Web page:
In 1880, Sir Bartle Frere, who by his energetic and statesmanlike attitude on the relations with the native states, as well as on all other questions, had won the esteem and regard of loyal South African colonists, was recalled by the 1st earl of Kimberley, the liberal secretary of state for the colonies, and was succeeded by Sir Hercules Robinson.
The secretary of state sought the aid of Sir Bartle Frere as his chief agent in carrying through confederation, the then governor of Cape Colony and high commissioner for South Africa, Sir Henry Barkly, sharing the views of the Cape ministry that the time was inopportune to force such a step upon South Africa.
Sir Bartle Frere, who had won distinction in India, and was sent out by Lord Beaconsfields government to the Cape, kept back the award; and, though he ultimately communicated it to Cetewayo, thought it desirable to deman.d the disbandment of the Zulu army.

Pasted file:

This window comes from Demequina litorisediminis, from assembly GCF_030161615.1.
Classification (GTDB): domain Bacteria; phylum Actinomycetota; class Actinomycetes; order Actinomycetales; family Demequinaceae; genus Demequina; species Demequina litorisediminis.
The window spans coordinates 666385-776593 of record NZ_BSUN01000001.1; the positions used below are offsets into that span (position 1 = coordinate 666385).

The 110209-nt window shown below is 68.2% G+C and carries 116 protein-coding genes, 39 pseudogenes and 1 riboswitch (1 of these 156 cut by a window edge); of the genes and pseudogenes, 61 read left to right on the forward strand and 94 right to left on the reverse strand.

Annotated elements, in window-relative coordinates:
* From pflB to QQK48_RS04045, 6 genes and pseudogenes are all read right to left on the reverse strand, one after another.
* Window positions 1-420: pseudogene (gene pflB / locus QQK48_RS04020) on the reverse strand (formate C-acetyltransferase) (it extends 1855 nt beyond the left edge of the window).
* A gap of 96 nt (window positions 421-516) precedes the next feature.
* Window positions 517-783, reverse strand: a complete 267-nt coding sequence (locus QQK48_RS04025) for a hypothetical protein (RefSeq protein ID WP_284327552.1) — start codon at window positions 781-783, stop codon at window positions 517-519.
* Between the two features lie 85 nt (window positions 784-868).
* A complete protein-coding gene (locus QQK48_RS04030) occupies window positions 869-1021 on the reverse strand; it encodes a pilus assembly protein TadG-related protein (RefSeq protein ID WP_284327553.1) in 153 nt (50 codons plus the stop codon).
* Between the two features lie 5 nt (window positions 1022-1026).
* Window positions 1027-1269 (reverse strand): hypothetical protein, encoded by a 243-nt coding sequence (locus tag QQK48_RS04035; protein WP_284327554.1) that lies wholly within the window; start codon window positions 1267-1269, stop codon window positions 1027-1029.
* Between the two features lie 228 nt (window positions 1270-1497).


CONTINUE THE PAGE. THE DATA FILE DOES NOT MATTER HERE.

A still further reason for Shepstone's annexation, given by Sir Bartle Frere, was that Burgers had already sought alliance with European powers, and Shepstone had no reason to doubt that if Great Britain refused to interfere, Germany would intervene.
Frere, believing that the Zulu power was a standing menace to the peace of South Africa, and that delay in dealing with Cetywayo would only increase the danger, sent an ultimatum to the chief in November 1878.